Iconic champion of civil rights Harry Belafonte, the legendary singer, and actor, died Tuesday, April 25. He was 96.
Born Harold George Bellanfanti Jr. in New York’s Harlem, in 1927, his father, Harold George Bellanfanti Sr. was a Martinique-born chef, and his mother Melvine Bellanfanti was a Jamaica-born housekeeper. From age 8 until he was a teenager, he lived with his mother in Jamaica. Eventually, he returned to the U.S. for high school then he served in the Navy during World War II.
Drawn to acting, Belafonte attended the Dramatic Workshop of the New School for Social Research on the G.I. Bill. His classmates included Sidney Poitier, who would become one of his closest friends, along with Marlon Brando and Walter Matthau.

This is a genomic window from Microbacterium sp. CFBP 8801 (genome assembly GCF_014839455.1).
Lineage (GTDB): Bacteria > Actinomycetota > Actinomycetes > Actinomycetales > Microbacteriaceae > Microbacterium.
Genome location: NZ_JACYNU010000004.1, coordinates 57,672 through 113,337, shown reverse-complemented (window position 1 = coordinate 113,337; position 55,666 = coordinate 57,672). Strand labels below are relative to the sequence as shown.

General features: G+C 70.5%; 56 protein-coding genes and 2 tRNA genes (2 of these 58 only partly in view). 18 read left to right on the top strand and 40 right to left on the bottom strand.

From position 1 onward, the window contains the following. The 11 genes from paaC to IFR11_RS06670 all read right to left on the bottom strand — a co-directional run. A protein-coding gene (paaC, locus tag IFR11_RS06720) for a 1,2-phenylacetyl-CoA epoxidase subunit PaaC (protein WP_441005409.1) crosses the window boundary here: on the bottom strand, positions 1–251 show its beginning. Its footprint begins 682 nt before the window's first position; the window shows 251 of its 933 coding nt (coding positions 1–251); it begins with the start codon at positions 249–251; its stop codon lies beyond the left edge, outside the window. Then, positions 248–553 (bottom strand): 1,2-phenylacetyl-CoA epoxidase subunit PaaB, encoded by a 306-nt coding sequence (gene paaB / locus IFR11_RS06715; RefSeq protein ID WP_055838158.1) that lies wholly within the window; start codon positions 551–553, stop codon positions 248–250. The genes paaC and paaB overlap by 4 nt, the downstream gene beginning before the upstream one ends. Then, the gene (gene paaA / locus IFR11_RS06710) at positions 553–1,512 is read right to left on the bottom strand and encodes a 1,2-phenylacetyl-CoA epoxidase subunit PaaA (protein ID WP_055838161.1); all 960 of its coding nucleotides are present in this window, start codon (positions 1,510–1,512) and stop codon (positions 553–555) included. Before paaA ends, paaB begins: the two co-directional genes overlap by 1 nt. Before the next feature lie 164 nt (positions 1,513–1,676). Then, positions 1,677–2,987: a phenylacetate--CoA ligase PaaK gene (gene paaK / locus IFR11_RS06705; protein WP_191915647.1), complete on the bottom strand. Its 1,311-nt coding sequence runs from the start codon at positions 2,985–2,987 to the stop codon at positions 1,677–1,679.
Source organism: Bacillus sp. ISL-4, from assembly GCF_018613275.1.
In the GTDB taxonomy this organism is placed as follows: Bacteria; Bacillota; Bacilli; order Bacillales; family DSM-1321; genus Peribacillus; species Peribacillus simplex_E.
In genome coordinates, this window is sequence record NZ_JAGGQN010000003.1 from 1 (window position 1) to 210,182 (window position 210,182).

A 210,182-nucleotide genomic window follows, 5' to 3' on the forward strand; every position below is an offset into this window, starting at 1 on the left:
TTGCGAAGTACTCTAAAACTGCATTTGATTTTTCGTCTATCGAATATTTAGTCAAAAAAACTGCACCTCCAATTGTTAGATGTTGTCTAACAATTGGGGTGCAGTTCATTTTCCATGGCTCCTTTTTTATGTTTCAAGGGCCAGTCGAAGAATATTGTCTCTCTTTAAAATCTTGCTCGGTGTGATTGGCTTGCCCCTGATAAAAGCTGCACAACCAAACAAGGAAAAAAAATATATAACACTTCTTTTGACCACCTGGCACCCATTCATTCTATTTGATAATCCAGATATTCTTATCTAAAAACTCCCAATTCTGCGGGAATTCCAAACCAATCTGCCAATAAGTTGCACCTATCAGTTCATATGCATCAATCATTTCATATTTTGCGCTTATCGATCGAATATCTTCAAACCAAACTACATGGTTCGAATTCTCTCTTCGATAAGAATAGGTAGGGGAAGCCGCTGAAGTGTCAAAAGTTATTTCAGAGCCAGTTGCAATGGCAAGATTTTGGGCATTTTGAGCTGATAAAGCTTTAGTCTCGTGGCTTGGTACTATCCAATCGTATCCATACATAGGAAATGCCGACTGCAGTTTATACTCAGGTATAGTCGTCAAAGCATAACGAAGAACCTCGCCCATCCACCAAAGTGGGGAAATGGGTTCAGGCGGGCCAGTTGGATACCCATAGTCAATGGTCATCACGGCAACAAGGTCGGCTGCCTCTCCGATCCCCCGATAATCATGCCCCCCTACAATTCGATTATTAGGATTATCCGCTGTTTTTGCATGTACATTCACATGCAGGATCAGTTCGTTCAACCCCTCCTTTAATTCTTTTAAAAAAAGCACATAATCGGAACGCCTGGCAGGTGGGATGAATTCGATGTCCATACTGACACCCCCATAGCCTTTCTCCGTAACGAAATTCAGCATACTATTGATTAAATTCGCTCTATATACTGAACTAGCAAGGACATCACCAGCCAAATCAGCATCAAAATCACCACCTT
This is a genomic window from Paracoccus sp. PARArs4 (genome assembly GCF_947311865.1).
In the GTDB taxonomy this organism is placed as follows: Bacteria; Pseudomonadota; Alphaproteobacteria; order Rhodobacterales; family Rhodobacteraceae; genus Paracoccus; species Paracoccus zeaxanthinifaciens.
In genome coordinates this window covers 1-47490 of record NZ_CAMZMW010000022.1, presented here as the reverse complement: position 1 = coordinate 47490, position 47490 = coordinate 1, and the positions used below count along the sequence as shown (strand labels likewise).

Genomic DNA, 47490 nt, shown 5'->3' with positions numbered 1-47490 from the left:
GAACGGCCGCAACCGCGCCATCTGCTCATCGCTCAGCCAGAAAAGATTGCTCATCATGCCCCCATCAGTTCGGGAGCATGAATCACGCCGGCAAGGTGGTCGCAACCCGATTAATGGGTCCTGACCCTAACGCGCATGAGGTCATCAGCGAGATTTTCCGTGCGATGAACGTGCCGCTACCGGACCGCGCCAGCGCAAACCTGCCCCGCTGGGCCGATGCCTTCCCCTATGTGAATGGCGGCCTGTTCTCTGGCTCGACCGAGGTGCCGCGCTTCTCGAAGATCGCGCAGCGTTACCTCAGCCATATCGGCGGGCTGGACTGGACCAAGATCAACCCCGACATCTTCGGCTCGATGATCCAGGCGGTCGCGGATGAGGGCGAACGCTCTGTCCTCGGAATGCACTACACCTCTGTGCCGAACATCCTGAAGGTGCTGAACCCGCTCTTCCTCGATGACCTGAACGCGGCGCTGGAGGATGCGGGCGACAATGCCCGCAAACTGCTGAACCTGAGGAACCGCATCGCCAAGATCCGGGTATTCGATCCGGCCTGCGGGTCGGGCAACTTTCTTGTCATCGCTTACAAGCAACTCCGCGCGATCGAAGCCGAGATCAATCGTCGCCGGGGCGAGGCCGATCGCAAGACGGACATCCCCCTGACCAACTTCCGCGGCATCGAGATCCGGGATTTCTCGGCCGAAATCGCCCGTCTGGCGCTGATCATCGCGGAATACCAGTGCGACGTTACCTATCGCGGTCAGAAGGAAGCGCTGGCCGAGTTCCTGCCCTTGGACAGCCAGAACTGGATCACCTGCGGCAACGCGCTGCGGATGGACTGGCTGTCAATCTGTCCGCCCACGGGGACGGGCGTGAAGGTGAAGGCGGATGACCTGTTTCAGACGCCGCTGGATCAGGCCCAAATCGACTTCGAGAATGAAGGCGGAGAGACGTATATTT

According to the New York Times, reps for the musician confirmed in a press release that Belafonte passed away of congestive heart failure at his home in Manhattan, with his wife Pamela by his side.
Belafonte was one of the first Black performers to craft a successful career, and to sell a million records as a singer; with his signature hit “Banana Boat Song (Day-O).” Most notable as an amazing entertainer, he became the first African American to win a Primetime Emmy-award, for Outstanding Performance in a Variety or Musical Program or Series – 1960.
Mr. Belafonte created a greater legacy for himself by dedicating his life to the cause of human and civil rights.